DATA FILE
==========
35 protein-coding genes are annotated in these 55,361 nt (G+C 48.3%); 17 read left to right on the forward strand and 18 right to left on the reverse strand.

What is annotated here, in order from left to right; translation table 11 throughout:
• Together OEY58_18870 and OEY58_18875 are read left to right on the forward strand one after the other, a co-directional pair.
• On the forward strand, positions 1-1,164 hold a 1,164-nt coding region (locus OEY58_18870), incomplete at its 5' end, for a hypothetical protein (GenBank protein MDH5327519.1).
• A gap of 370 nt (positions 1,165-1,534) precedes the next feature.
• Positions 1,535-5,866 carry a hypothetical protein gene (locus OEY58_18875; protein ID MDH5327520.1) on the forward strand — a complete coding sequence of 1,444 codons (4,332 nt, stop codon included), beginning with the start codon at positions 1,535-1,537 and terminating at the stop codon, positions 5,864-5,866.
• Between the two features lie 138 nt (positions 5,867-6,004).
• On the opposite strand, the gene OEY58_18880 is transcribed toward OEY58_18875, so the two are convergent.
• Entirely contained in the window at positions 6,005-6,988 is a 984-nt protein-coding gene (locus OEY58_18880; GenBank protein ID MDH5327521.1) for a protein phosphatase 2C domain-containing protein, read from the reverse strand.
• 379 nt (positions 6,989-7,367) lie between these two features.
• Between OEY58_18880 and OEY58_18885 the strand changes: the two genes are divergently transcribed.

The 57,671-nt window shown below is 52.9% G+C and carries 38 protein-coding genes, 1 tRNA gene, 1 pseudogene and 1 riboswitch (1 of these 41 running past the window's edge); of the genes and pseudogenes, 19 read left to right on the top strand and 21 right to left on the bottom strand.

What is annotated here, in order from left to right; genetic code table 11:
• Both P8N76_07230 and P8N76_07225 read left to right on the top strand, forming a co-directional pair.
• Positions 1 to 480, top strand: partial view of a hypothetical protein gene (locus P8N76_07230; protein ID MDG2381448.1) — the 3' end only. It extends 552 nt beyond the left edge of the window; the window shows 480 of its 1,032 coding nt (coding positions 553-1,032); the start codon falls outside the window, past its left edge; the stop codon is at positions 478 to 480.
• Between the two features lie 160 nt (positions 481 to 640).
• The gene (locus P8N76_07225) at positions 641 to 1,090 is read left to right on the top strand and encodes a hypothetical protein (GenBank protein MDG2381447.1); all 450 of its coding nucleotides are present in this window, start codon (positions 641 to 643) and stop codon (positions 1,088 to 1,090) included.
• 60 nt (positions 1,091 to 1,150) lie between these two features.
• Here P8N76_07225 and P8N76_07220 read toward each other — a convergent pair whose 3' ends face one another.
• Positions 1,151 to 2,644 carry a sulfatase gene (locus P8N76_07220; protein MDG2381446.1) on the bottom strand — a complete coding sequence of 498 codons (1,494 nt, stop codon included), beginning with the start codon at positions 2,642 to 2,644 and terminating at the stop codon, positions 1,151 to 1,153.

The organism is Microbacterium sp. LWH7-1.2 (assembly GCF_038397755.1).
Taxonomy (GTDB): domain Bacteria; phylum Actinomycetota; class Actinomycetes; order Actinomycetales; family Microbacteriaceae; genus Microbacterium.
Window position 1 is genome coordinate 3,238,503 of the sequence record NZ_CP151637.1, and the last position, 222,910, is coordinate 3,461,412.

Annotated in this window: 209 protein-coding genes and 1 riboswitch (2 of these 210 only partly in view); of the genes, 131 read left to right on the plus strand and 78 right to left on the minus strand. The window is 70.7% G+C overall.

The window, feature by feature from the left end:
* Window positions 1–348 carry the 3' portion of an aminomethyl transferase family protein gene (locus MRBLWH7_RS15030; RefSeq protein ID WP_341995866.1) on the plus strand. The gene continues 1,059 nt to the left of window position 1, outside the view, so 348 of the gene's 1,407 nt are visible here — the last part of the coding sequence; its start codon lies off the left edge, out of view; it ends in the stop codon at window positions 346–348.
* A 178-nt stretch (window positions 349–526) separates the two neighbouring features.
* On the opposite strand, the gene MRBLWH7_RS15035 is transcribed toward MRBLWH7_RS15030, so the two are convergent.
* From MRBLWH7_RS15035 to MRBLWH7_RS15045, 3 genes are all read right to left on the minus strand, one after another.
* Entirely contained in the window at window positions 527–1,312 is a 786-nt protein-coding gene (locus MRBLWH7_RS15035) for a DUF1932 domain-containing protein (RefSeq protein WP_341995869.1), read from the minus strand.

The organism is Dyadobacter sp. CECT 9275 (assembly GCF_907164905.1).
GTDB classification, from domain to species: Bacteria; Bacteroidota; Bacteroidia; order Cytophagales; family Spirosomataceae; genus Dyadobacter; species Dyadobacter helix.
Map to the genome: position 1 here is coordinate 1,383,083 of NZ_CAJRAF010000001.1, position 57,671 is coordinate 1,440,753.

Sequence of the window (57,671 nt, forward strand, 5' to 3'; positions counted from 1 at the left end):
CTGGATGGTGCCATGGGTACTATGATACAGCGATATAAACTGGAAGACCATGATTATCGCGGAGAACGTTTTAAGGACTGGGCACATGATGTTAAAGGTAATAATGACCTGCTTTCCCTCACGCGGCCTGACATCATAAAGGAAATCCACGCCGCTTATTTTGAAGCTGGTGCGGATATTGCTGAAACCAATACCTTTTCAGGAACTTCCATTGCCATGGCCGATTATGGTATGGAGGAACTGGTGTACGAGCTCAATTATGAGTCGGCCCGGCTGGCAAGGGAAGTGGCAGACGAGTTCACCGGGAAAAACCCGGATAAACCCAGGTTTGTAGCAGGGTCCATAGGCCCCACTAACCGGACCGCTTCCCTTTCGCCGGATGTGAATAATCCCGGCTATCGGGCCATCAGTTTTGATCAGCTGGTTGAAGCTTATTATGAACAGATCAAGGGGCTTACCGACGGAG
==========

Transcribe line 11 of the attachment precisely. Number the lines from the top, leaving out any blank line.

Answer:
• Between OEY58_18880 and OEY58_18885 the strand changes: the two genes are divergently transcribed.